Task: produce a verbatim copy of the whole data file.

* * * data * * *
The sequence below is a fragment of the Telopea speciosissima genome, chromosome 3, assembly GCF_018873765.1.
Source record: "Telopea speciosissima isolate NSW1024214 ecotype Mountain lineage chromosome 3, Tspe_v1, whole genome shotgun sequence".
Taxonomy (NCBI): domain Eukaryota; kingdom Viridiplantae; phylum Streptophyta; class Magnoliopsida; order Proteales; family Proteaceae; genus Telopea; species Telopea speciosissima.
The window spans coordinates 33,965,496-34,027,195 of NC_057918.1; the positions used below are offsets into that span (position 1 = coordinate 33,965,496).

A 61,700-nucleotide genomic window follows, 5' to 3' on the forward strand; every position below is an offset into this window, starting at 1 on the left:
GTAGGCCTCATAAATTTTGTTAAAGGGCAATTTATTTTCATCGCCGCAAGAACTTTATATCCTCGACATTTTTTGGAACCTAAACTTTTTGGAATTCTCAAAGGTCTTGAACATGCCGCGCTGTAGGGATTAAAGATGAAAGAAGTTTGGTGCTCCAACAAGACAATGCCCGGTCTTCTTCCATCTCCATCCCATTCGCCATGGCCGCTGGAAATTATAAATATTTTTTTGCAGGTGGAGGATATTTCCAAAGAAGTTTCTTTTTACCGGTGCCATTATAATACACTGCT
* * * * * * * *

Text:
The sequence below is a fragment of the Telopea speciosissima genome, chromosome 3, assembly GCF_018873765.1.
Source record: "Telopea speciosissima isolate NSW1024214 ecotype Mountain lineage chromosome 3, Tspe_v1, whole genome shotgun sequence".
Taxonomy (NCBI): domain Eukaryota; kingdom Viridiplantae; phylum Streptophyta; class Magnoliopsida; order Proteales; family Proteaceae; genus Telopea; species Telopea speciosissima.
The window spans coordinates 33,965,496-34,027,195 of NC_057918.1; the positions used below are offsets into that span (position 1 = coordinate 33,965,496).

A 61,700-nucleotide genomic window follows, 5' to 3' on the forward strand; every position below is an offset into this window, starting at 1 on the left:
GTAGGCCTCATAAATTTTGTTAAAGGGCAATTTATTTTCATCGCCGCAAGAACTTTATATCCTCGACATTTTTTGGAACCTAAACTTTTTGGAATTCTCAAAGGTCTTGAACATGCCGCGCTGTAGGGATTAAAGATGAAAGAAGTTTGGTGCTCCAACAAGACAATGCCCGGTCTTCTTCCATCTCCATCCCATTCGCCATGGCCGCTGGAAATTATAAATATTTTTTTGCAGGTGGAGGATATTTCCAAAGAAGTTTCTTTTTACCGGTGCCATTATAATACACTGCT